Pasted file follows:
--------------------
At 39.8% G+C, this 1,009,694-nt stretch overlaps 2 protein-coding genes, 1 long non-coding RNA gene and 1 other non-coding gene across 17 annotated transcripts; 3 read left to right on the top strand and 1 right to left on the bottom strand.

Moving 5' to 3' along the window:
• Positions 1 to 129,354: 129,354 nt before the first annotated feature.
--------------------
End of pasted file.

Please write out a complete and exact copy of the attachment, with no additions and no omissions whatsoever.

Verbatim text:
At 39.8% G+C, this 1,009,694-nt stretch overlaps 2 protein-coding genes, 1 long non-coding RNA gene and 1 other non-coding gene across 17 annotated transcripts; 3 read left to right on the top strand and 1 right to left on the bottom strand.

Moving 5' to 3' along the window:
• Positions 1 to 129,354: 129,354 nt before the first annotated feature.